I was quite comfortable for 4 years traveling in my pickup, pulling a 27 foot fifth wheel. 42 feet of vehicle, all strung out. It was a clumsy thing to park, or even tow through a town like Portland or San Francisco. I went right on by many a roadside attraction, because there weren't 40 acres handy to turn it around in. I probably didn't miss much, not seeing the Snake Lady. But after 100K miles, it really was beginning to show it's age.
Then I saw this cute little number on Craig's list in Round Rock. A 1992 Lazy Daze Motorhome, 22 feet long, 58,000 miles. That ought to be able to scoot around in town all right. And even park straight in at the curb. Pretty nice looking for its age. New Michelins, good paint. I got it cheap. It had some obvious problems, but that was part of the charm. I kind of like working on these things. Good thing, huh?
|Would you take $9700?|
I spent $500 getting the fluids changed and everything checked out. Only two mechanical problems showed up. A top-off can of freon fixed one of them. The other was a slow mystery electrical discharge that would kill the battery if you didn't drive it for a week or so. I tried to trace it down, but it eluded me. It was tiny, so I finally fixed it by overpowering it. I put in 4 golf cart batteries to serve the coach (I like to boondock), and a dashboard switch to trickle charge the engine battery directly from them. That's nearly 500 amp hours, all told. It might leak down over the winter if I didn't plug it in, but I do, and a knife switch on the engine battery completed the fix. If I drive it every 2 or 3 days, the alternator keeps it topped off. So it would never bother me on a trip anyway.
As for the Coach, there were a string of small things. But what fun would we have without problems? I hired someone to install a new fridge. It took 4 strong men to wrestle it through the back window without dropping it or breaking something. That was the big item, about $1300. Then there was a Sirius tuner at Best Buy, around $200.
Everything else I did myself: new bathroom faucet, water pump, converter/charger, 1500W inverter, backup camera, heater thermostat, closet shelving, 4 golf cart batteries, compact fluorescent ceiling lights and halogen reading lights, a laptop stand, stereo speakers, and a good foam mattress for the overhead bed. That's not quite the whole list, but you get the picture. Most of these were not so much repairs as improvements.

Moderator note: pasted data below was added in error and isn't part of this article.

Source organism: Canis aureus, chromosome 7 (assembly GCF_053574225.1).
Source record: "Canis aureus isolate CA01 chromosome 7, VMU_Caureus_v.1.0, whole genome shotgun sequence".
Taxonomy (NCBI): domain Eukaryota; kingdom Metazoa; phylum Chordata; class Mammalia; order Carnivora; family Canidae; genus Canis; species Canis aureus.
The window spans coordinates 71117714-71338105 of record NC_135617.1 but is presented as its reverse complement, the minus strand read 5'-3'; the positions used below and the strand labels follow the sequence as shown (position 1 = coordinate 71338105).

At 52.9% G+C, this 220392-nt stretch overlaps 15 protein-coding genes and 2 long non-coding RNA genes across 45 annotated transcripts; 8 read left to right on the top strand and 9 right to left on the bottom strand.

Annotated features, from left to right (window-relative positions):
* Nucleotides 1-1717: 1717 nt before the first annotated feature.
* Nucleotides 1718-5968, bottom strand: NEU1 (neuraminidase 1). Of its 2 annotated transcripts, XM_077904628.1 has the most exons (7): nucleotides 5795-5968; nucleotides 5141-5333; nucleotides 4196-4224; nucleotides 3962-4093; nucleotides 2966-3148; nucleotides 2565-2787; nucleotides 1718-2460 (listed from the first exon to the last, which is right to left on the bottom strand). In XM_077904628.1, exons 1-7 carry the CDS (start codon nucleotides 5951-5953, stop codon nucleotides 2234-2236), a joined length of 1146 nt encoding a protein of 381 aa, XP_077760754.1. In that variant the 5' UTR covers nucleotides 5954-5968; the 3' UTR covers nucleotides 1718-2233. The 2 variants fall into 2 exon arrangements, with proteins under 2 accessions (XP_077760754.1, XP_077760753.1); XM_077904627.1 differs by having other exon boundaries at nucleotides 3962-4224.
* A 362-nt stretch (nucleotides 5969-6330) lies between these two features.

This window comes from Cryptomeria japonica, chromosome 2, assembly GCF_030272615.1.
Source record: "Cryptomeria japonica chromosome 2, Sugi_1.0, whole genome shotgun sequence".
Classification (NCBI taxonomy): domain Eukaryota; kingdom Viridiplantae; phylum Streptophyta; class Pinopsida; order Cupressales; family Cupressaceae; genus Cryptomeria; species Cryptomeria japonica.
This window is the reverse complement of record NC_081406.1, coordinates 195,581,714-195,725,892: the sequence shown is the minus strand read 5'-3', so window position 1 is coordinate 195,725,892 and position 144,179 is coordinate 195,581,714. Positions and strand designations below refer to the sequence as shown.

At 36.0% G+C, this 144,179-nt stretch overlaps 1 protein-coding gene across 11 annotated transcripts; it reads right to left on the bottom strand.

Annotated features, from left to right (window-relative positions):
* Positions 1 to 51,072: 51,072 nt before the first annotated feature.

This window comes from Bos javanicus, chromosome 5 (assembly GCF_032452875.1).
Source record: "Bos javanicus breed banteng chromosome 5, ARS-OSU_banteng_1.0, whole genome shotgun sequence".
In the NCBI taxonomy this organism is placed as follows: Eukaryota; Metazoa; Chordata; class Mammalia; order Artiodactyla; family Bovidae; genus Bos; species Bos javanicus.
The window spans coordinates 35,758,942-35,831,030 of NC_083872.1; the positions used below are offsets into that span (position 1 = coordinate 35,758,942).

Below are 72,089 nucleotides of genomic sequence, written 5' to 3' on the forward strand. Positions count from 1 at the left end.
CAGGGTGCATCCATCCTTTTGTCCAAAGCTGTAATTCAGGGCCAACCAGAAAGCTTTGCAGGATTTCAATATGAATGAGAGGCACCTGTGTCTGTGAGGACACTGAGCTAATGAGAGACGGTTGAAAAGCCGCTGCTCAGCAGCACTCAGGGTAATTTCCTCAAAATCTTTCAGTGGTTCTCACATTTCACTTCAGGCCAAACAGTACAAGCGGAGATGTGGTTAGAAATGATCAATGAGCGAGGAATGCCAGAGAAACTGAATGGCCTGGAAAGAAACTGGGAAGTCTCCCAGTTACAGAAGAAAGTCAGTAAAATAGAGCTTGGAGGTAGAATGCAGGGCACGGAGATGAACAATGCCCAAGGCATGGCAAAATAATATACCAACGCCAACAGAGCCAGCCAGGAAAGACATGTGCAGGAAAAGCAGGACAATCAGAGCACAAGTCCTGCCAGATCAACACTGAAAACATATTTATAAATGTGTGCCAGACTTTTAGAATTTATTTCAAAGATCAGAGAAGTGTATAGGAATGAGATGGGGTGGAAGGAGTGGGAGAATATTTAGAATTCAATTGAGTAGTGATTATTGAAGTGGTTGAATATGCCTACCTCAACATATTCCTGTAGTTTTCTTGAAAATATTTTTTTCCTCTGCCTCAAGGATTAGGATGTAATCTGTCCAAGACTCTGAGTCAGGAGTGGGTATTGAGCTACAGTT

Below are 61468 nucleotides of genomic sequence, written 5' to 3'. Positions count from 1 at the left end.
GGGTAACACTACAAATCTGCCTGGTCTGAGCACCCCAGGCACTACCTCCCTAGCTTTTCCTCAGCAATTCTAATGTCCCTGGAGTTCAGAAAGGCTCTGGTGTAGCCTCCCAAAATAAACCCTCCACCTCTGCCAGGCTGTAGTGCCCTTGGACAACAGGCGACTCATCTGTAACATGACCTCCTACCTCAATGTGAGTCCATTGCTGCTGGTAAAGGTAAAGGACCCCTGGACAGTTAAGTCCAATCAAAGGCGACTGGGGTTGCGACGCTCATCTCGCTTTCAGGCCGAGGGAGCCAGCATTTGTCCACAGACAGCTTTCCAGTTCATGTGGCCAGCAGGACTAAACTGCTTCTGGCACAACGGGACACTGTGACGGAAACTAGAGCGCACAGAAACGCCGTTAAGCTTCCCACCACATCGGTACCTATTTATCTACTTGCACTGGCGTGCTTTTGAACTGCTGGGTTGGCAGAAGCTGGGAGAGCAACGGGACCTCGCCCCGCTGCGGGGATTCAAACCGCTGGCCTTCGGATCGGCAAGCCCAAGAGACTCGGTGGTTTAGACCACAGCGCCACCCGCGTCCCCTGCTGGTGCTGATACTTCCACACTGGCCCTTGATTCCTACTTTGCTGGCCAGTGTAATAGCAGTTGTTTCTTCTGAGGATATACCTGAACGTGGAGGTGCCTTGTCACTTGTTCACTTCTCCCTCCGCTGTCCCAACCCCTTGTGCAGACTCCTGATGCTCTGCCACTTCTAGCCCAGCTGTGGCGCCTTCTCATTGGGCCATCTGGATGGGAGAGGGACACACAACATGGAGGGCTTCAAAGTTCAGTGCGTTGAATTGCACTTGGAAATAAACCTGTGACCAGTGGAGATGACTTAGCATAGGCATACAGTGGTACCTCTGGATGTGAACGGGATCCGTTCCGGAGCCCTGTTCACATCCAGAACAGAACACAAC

I believe it is now slightly better than new. But now of course I have around $14K in it. Not so much of a bargain.
I am reminded of Sterling Morrison, and his Kleenex Theory of Kar Ownership. I just can't live up to it, though I have to admire it as a singular bit of ... ah... integrity.
As long as I knew them, Sterling and his wife Martha happily drove a series of vehicles that might charitably be called wrecks. I suppose Sterling's chief claim to fame came very young, as a guitarist and singer in a band called The Velvet Underground. You can google it. Anyway, all that fame and fortune was behind him on the afternoon when he shared this impecunious insight. We were both graduate students at the University of Texas. Sterling was majoring in Beowulf and minoring in beer. Having a major interest in his minor, I was helping him study it in a joint called The Other Place, and he was pondering between pitchers whether to get new tires for his car.
"It didn't pass inspection. But a set of tires would cost almost as much as I paid for the car!" he grumbled.
"A ticket may cost you more. And anyway, ya gotta have tires..."
"But it's the principle of the thing. You ought never put more in a vehicle than you are willing to walk away from. Otherwise it's just an albatross hanging around your neck."
Albatross. All my friends were literary back then. "Walk away from?"
"You know, park it, take off the plates, stick out your thumb. When it begins to cost more than you will ever get out of it, it's like used Kleenex. You wouldn't try to patch that stuff. You blow your nose and you toss it."
Up until this point, I had thought I was pretty darn cheap. I hardly ever solved a problem by throwing money at it, and still don't. It feels like cheating. But it was clear to me that day, in a beery sort of way, that I was in the presence of The Master.
We lost touch after I dropped out of school and into the Fire Department. But I heard Sterling finished his doctorate in medieval studies and drifted down to Houston, where he eventually became a tugboat captain. Most people lead stranger lives than most people suppose. And it seldom proceeds in a straight line.
But the Lazy Daze does.